EDS 111 Module 1: Don’t sweat your TPI

I can imagine how this TPI, or the Teaching Perspective Inventory, left many of us in EDS 111 staring blankly in traffic, or on a printed piece of paper that has a colorful bar graph (I know I printed mine, hehe) perhaps in deep thought, feeling emotional and bewildered on what these five perspectives mean and what they say about our teaching. Does this low result mean I failed on Social Reform, or does my low score on Transmission meant incompetence or inadequacy on my part? I wonder what a high Apprenticeship score mean… it definitely doesn’t sound special. Do I have to retake it? What is this TPI really all about??

I don’t know how many of my classmates can relate to the similar dilemma I was faced after I took the survey, and took it early I did; but it took me a good few days to really digest how these unique sounding terminologies have impacted my teaching past and present. I will avoid parroting what I have already said in the course forum post, but I have come to reflect on an angle about why some readily accept their results and some challenge on what their TPI said.

We could think of these teaching perspectives as glasses we see through (Pratt, 1998) and he couldn’t be more accurate. These are simply dominant biases on how we view our own teaching and the teaching of others, and how that influences our teaching style. But that proposes that we have a general, default go-to teaching style? Is that what Grasha’s clusters are about? Perhaps. But I thought a characteristic of good teaching is being effective in any style we employ? These are some of the questions I wish to explore in the coming modules.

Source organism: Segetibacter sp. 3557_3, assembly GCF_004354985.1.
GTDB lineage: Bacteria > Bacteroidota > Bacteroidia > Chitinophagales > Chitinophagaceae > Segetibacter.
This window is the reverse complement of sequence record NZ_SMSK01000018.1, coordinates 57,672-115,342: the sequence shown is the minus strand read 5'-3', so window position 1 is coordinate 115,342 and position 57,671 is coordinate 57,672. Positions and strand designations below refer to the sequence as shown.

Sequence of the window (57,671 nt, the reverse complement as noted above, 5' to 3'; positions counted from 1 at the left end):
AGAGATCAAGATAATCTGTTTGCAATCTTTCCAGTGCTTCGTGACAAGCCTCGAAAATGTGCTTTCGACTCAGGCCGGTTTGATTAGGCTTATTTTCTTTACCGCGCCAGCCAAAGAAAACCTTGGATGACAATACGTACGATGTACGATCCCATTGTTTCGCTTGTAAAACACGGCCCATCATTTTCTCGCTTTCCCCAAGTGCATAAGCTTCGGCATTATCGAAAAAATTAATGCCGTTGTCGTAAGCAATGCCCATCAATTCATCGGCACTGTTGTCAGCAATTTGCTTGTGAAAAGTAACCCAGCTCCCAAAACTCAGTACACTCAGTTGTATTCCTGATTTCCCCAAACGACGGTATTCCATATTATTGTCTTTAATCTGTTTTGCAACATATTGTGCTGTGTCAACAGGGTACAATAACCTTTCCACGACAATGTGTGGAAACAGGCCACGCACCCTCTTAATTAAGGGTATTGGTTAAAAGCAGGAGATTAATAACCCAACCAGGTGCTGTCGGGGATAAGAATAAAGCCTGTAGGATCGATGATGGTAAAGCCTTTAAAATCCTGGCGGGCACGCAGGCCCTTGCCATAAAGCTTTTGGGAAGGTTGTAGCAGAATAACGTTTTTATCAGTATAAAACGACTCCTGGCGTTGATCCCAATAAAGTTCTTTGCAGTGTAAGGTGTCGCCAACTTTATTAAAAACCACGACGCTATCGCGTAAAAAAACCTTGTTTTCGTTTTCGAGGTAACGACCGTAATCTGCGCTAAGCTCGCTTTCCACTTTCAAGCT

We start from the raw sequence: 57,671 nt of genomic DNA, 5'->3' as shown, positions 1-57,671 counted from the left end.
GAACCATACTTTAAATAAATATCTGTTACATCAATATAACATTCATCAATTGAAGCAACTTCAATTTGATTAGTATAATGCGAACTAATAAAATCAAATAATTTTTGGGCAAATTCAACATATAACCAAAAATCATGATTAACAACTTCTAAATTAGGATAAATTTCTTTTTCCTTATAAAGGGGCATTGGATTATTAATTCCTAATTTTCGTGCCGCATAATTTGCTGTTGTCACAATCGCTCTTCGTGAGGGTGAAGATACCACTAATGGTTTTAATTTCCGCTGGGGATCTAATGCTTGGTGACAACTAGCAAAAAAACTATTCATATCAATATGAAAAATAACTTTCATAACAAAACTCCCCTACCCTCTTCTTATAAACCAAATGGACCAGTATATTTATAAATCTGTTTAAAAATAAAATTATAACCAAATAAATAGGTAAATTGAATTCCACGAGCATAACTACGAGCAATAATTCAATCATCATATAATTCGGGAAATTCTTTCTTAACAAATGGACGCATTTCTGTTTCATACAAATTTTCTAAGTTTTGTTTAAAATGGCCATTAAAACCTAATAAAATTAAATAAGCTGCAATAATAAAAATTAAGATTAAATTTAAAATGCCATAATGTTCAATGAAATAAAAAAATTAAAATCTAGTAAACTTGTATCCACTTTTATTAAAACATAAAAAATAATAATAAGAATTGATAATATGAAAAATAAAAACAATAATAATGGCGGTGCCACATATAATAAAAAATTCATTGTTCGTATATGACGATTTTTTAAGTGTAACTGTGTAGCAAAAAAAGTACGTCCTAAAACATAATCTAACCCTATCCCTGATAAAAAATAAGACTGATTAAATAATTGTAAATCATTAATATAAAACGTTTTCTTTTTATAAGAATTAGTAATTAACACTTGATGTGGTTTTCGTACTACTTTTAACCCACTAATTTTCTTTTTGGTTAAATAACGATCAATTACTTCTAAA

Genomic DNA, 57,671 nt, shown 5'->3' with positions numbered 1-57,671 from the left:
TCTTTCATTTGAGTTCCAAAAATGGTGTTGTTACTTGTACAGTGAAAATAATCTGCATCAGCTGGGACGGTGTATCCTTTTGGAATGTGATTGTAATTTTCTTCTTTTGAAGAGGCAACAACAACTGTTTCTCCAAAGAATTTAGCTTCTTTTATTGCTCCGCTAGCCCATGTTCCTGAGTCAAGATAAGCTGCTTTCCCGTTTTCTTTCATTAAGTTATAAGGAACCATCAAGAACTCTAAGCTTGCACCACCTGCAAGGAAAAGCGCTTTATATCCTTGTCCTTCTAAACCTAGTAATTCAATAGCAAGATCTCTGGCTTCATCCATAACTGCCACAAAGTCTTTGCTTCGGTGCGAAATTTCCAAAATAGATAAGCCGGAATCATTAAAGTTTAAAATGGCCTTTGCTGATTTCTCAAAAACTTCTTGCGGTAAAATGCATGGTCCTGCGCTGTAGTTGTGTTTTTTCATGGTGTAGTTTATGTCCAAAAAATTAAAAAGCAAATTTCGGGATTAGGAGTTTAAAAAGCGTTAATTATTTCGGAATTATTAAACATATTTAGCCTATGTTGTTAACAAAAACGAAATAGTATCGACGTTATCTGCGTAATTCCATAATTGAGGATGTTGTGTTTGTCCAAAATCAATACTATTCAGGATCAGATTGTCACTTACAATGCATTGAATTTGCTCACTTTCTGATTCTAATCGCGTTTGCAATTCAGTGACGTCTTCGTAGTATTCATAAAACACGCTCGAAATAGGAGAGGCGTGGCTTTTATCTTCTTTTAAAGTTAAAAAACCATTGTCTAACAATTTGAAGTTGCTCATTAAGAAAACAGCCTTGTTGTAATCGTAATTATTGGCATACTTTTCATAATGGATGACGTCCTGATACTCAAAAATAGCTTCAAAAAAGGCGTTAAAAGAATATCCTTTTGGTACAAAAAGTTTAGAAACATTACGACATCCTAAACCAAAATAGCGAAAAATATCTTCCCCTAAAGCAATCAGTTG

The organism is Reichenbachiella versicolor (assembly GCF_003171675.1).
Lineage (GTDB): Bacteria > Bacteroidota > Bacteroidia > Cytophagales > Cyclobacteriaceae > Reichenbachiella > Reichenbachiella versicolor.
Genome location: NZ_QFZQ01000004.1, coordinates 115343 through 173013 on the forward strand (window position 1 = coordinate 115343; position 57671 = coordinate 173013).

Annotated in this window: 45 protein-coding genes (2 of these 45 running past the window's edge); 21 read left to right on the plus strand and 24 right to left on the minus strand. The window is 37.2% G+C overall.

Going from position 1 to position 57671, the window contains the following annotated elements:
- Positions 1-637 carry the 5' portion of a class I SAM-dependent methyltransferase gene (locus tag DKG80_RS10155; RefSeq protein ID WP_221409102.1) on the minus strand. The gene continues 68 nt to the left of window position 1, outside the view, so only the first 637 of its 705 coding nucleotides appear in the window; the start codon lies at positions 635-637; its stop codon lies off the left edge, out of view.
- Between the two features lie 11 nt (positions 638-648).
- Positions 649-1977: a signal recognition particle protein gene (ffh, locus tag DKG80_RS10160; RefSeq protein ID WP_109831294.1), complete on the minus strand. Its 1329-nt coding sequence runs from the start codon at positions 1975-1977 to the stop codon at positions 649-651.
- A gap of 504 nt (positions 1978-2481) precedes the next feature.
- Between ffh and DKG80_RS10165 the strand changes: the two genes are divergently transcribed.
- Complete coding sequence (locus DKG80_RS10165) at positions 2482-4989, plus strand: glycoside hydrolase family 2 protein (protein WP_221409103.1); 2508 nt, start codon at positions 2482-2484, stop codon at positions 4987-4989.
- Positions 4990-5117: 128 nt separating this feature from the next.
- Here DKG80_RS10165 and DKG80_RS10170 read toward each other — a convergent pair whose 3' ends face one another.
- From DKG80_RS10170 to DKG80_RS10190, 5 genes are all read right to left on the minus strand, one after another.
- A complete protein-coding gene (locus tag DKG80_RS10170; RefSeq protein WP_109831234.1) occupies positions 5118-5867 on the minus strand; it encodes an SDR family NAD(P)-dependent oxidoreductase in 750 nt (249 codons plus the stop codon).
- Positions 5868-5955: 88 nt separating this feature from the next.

In many ways, the teaching perspectives shows in the style and techniques we use, but for the most part, subconscious in nature. It has showed us a face value of how we really think about teaching. It is a discrete point of view we hold, and that set our individual standards on what teaching should be and what it is not. It is not there to crucify someone to be doomed stuck in that kind of outlook on teaching, nor it should be used to carelessly dismiss someone with a different perspective.

If you are someone who scored low on the developmental, then use your best judgement to address issues this may cause as you deem necessary if you work in a Montessori school. Perhaps you feel that your excessive bias towards the transmission perspective may be hindering you from being heard as a co-learner which you also want to become, then you are now able to pinpoint why. As with most disciplines, knowledge about oneself is a key to improvement; being armed with a new understanding of one’s teaching perspectives couldn’t hurt the chances to grow into the teacher we hope to be.

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